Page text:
It's very confusing. The photo is looking west from almost inside where the old church was; the graves are 'inside'. See the relative position of the gabled building on the right on the satellite image.

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    Niall McAuley

    • 19/Nov/2021 09:16:01

    From Edward Nicholl, 2008: Ballymena, - 15 September 2008

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    ɹǝqɯoɔɥɔɐǝq

    • 19/Nov/2021 09:17:36

    Flickr is sometimes amazing! In 2009 via https://www.flickr.com/photos/derekheeps/ https://www.flickr.com/photos/derekheeps/4114071261/ "Consecrated in 1721. Used as a military barracks during the 1798 Rebellion, only the bare walls were left standing on their departure. When peace returned, the church was partially repaired and a small tower and gallery were added in 1821. Now only the tower remains. Many graves here are of historical and genealogical interest."

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    cargeofg

    • 19/Nov/2021 09:37:33

    https://www.flickr.com/photos/beachcomberaustralia Date of photo could be a year or two later as grass etc look well established on the grave.

  • profile

    robinparkes

    • 19/Nov/2021 10:08:38

    https://www.flickr.com/photos/beachcomberaustralia I immediately thought of St. Patrick's but was unsure. I had forgotten about the ruined church on the same site.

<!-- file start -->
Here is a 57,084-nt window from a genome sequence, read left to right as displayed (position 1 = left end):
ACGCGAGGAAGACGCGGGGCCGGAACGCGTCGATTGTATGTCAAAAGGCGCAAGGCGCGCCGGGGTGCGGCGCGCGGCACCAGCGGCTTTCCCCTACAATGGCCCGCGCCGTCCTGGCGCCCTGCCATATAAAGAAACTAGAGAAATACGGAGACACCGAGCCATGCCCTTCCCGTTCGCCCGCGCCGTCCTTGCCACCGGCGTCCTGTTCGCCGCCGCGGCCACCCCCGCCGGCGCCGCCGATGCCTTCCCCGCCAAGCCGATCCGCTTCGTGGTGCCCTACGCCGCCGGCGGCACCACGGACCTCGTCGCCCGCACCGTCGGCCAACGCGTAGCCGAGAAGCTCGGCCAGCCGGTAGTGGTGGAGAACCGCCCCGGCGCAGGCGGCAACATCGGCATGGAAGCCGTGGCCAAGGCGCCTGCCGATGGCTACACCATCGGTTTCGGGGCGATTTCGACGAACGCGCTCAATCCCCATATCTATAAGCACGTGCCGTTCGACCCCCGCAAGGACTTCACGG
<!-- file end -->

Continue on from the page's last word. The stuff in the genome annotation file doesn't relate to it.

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    John Spooner

    • 19/Nov/2021 10:30:50

    I wonder if the James Kinnear who erected the gravestone surrounded by railings is the J W Kinnear who died in 1911 "at an advanced age". The obituary in the Belfast News-letter on 14 February 1911 says he had emigrated to America and "amassed a considerable fortune", before retiring to Ballee Cottage which he had built on one of his visits to Ireland. His only son had died some years previously. Edit: It appears not. FIndagrave.com says he died in 1924, with a picture of the grave with additional entries www.findagrave.com/memorial/176416727/james-kinnear It says J W Kinnear (the returned emigre who died in 1911) was John, his brother. The next inscription after 1896 is their sister Margaret who died in 1910.